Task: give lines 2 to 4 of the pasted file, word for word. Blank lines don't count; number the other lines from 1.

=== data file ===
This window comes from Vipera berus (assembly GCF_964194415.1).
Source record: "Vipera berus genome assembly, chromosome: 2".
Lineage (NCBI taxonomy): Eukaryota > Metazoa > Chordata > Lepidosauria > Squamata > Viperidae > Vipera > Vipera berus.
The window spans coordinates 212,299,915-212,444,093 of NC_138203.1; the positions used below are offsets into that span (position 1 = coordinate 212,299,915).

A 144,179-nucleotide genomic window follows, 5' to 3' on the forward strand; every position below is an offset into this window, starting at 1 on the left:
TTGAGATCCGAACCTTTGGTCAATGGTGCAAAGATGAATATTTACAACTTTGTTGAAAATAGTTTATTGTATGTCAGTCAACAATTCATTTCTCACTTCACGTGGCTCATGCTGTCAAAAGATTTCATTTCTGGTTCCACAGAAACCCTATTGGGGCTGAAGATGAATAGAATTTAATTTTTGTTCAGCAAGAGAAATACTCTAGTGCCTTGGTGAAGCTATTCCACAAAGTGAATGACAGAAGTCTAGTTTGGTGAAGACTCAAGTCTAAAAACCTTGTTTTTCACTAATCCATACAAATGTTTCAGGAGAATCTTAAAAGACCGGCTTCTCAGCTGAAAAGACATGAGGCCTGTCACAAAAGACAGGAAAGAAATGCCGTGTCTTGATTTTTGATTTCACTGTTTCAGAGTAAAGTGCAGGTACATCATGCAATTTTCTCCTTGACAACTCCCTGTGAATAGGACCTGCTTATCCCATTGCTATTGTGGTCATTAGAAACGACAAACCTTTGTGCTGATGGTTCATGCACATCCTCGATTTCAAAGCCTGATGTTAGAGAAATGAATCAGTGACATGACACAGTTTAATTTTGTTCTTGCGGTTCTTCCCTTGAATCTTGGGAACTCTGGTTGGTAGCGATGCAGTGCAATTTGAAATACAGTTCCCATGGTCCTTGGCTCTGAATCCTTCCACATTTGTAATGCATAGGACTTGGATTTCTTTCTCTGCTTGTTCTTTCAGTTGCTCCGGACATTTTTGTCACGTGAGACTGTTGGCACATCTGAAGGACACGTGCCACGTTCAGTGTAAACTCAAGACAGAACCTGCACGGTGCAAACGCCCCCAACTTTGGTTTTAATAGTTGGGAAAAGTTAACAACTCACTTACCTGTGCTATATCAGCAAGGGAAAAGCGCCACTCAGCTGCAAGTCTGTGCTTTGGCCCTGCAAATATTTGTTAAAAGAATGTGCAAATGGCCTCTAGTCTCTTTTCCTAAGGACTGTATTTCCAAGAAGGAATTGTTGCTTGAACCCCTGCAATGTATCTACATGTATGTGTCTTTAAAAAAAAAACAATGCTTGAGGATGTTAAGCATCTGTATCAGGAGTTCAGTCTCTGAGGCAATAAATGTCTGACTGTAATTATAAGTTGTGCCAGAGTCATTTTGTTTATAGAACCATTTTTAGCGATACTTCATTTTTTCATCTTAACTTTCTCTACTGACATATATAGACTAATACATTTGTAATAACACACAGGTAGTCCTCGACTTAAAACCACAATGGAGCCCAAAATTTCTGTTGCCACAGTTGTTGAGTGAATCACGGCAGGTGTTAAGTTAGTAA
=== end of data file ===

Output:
Source record: "Vipera berus genome assembly, chromosome: 2".
Lineage (NCBI taxonomy): Eukaryota > Metazoa > Chordata > Lepidosauria > Squamata > Viperidae > Vipera > Vipera berus.
The window spans coordinates 212,299,915-212,444,093 of NC_138203.1; the positions used below are offsets into that span (position 1 = coordinate 212,299,915).